SAIF Corporation v. Camarena

Summarized by:

  • Court: Oregon Court of Appeals
  • Area(s) of Law: Workers Compensation
  • Date Filed: 07-23-2014
  • Case #: A152627
  • Judge(s)/Court Below: Lagesen, J.
  • Full Text Opinion

A physician does not need to explicitly state that a course of treatment is curative in order for that treatment to be compensable as long as a reasonable person can determine the curative purpose, and the treatment is supported by substantial evidence.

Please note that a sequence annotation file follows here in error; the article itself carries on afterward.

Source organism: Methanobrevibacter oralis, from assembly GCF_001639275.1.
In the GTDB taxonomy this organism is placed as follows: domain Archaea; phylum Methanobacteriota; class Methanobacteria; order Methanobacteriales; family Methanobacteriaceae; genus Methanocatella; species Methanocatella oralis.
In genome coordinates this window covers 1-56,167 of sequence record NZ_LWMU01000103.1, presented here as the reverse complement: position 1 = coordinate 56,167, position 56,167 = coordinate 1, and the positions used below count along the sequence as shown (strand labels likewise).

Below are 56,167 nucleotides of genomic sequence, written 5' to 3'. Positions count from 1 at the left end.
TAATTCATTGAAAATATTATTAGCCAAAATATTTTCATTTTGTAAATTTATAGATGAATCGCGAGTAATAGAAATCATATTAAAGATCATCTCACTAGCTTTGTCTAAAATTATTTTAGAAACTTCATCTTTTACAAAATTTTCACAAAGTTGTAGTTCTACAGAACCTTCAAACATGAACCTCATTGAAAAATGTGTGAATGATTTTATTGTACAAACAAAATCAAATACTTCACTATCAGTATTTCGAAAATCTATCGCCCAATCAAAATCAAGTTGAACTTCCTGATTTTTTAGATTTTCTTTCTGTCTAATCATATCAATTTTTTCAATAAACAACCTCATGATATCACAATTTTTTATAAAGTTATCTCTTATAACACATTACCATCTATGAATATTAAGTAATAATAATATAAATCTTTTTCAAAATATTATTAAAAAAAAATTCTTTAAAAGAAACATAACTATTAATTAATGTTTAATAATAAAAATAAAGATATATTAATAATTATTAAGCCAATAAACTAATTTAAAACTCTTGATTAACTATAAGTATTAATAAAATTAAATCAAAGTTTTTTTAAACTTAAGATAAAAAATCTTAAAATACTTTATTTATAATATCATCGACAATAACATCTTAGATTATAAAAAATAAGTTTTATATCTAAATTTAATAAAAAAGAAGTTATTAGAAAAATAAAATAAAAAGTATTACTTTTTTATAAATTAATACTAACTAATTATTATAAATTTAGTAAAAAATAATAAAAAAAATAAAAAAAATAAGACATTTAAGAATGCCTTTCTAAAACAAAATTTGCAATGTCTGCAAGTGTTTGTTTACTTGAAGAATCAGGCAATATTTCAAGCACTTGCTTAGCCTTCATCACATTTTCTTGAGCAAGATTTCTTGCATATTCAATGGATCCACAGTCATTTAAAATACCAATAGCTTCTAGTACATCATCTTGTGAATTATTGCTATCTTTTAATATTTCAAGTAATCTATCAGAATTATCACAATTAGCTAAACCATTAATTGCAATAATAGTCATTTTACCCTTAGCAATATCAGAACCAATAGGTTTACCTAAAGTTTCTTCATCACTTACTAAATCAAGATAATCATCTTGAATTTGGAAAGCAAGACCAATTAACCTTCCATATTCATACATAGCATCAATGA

SAIF Corporation (SAIF), a worker's compensation insurer, appealed a Workers' Compensation Board (board) decision to award temporary disability benefits and attorney's fees to claimant. SAIF contends that claimant's physician's recommendation of temporary total disability is not "curative treatment" supported by substantial evidence, as required by statute. Claimant suffered a back injury as a result of a workplace accident. In addition to diagnostic procedures and physical therapy, claimant's physician authorized temporary disability with full release from work with a treatment plan of "pain-pills, muscle relaxers, ice, and heat," but did not fill out the "palliative care/ justification" section of the worker's compensation claim form. The Court held that although claimant's physician did not expressly state that the authorization of temporary disability was for curative treatment, that the substantial evidence supports the board's finding that temporary disability was for curative treatment. SAIF contends that it should not have to pay claimant's attorney's fees because ORS 656.382 does not award attorney's fees for own-motion decisions. The Court held that although claimant was not entitled to attorney's fees at the time the board awarded them, they are entitled to attorney's fees in order to respond to SAIF's request for reconsideration.

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